Freeter, Ie wo Kau. (English title: A Part-timer Buys a House)
A realistic and sometimes painful portrayal of the toll mental illness can place on a family. Despite most of the societal problems featured in ‘Freeter’ being very Japanese in nature, the themes of sacrifice and familial bonds can be understood universally.
‘Freeter’ is the term used for someone who works only part-time jobs instead of a steady position or a career. This drama is centered around one such person, Take Seiji (Ninomiya Kazunari), who cannot find gainful employment. After his mother falls ill with depression, he decides to take on a part-time job in order to buy her a house in a more peaceful environment.
A fun twist on the classic Cinderella tale that tackles controversial topics such as divorce, female sexuality, and birth control with good-natured humor.
Last Cinderella is about Toyama Sakura (Shinohara Ryoko) and her life as she enters her 40s. Having focused on her work as a hairstylist for most of her life, she finds herself single and unsatisfied. Enter Saeki Hiroto (Miura Haruma), a BMX biker in his 20s, who seems to like her despite her age difference. But he’s hiding a huge secret from her, one that her salon manager, Tachibana Rintaro (Fujiki Naohito) discovers and disapproves of…
Kazoku Game (English title: Family Game)
A psychological mind-game played on characters and audience alike. This drama takes on the major societal problem of bullying and presents an extreme solution.
Loosely based on the 1980s movie of the same name, Kazoku Game tells the story of tutor Yoshimoto Kouya (Sakurai Sho) and the violent, unconventional way he makes his students shape up. The story of his past and of the broken Numata family gets more and more convoluted with every episode until you’re no longer sure what the real truth is.
Tiger and Dragon
An incredibly well-done slice-of-life story that manages to be both hilarious and touching at the same time. This drama taught me to enjoy rakugo (traditional storytelling) and it will do the same to you.
Yakuza member Yamazaki Kotora (Nagase Tomoya) is the unfunniest man in Kabuki-cho, and he wants to rectify that. When he goes to collect debt from a rakugo storyteller, Yanaka Shokichi (Nishida Toshiyuki), he convinces Yanaka to take him on as a student. But how do you teach rakugo to someone who can’t even memorize the classic stories?
Saikou no Rikon (English title: The Great Divorce)
Set after the March 11th earthquake, this show manages to be very topical while at the same time weaving a universal story about relationships and shared traumas.
Saikou no Rikon is the anti-happily-ever-after. Following two couples with a lot of problems born from miscommunication and years of silence, this drama presents what happens if people don’t undertake the kind of negotiation and compromise that is necessary for a happy marriage. Life and relationships are messy, but they’re both worth fighting for.
Marumo no Okite (English title: Marumo’s Rules)
Japan has a number of stories about orphans being taken in by foster parents, and Marumo no Okite rises above the rest not only because of its all-star cast but also because it manages to be light-hearted and funny even though there are serious and sad situations.
Takaki Mamoru (Abe Sadao) didn’t expect to end up being a foster father to a set of twins (and a talking dog), but when his dear childhood friend passes away, that’s what ends up happening. He and the twins, Sasakura Kaoru (Ashida Mana) and Sasakura Tomoki (Suzuki Fuku), have to learn how to live together and become a real family.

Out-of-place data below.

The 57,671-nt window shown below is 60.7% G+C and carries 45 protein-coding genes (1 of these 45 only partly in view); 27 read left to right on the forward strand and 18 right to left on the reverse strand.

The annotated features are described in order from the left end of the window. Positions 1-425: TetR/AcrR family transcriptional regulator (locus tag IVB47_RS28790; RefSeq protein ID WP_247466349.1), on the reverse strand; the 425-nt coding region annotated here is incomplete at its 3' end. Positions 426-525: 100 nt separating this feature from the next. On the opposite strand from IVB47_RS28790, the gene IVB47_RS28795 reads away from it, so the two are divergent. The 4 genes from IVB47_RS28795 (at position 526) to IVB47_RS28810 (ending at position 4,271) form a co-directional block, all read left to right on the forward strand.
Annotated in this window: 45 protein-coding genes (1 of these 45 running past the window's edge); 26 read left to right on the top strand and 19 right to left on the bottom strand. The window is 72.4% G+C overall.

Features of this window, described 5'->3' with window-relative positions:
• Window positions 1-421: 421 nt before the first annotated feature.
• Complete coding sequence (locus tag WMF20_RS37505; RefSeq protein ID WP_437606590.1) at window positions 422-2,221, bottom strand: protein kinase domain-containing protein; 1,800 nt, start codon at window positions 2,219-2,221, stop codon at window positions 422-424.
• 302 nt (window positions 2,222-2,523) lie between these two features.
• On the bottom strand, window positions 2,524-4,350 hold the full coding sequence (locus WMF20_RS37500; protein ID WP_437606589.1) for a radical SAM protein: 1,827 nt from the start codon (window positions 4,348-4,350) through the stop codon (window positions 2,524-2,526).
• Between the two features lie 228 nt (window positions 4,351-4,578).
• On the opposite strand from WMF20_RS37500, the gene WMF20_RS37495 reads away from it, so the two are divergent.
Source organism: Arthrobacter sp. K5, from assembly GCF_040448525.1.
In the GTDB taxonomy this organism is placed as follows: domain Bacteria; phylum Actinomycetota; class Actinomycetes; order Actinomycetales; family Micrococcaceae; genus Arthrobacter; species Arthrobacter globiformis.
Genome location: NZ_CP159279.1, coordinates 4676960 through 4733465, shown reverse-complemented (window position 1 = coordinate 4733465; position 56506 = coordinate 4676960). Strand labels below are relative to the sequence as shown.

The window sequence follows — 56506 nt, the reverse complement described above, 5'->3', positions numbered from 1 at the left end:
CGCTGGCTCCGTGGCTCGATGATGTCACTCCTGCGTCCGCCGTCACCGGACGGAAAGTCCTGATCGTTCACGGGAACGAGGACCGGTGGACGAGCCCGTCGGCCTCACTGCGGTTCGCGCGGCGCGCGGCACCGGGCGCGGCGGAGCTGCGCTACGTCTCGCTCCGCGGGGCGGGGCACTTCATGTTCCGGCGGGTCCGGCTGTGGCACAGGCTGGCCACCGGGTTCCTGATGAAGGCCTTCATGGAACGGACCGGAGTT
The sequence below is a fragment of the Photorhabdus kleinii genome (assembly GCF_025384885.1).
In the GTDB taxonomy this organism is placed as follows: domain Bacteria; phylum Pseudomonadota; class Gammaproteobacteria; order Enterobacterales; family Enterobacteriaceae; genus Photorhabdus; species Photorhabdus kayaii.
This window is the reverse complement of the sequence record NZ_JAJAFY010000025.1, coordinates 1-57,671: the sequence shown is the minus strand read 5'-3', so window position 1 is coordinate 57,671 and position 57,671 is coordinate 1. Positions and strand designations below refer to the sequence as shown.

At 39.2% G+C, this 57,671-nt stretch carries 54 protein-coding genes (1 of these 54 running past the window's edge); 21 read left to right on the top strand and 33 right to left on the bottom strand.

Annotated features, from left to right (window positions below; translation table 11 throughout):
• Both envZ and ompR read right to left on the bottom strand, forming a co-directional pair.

Ryusei no Kizuna (English title: The Meteor’s Bonds)
Another story about family, but this one is much darker and sadder, about three siblings still trying to get over the grisly double-murder of their parents twenty years later. Still, there is some comedic relief as they become scammers in order to earn some cash on the side.
Back in 2008, Japan still had a statute of limitations on murder crimes, and the statute of limitations on the murder of their parents was quickly running out. The three children, Ariake Koichi (Ninomiya Kazunari), Ariake Taisuke (Nishikido Ryo), and Ariake Shizuna (Toda Erika) take the law into their own hands to find the murderer and bring him to justice.
Nazotoki ha Dinner no Ato De (English title: Problem Solving is After Dinner)
A comedic mystery drama for people who hate mystery and detective shows. So popular it spawned two TV specials and a movie!
Based on a popular novel, this drama follows Hosho Reiko (Kitagawa Keiko) as a rich heiress who secretly works as a police detective — but she and her whole department are pretty lousy at it. Her new butler, Kageyama (Sakurai Sho), is reminiscent of Sherlock Holmes: rude and abrupt, but very, very, very good at his job, whether it’s being a butler or solving crimes.
Rich Man, Poor Woman
The story of a technological prodigy and the woman who keeps him afloat when everything goes wrong. If you liked “The Social Network,” you’ll enjoy this.
Hyuga Toru (Oguri Shun) is the young billionaire at the helm of Next Innovation, an up-and-coming IT firm that’s raking in the money and the recognition. Sawaki Chihiro (Ishihara Satomi) is a student at Tokyo University who is doing her best to find a job. Hyuga is ill-mannered and selfish, but it doesn’t stop Chihiro’s fascination with him and her desire to see his rising star continue to soar. Too bad his best friend Asahina Kosuke (Iura Arata) has other plans.
A fun detective drama with an action flair to it, it features an ensemble cast of distinct characters. There’s something for everyone!
Tokita Shuntaro (Matsumoto Jun) is a good-for-nothing playboy who accidentally ends up finding a job at a detective agency, Lucky Seven. While each detective has their own case, as time goes by it seems like they’re all pieces to one big mystery, and the seven of them have to work together to solve it.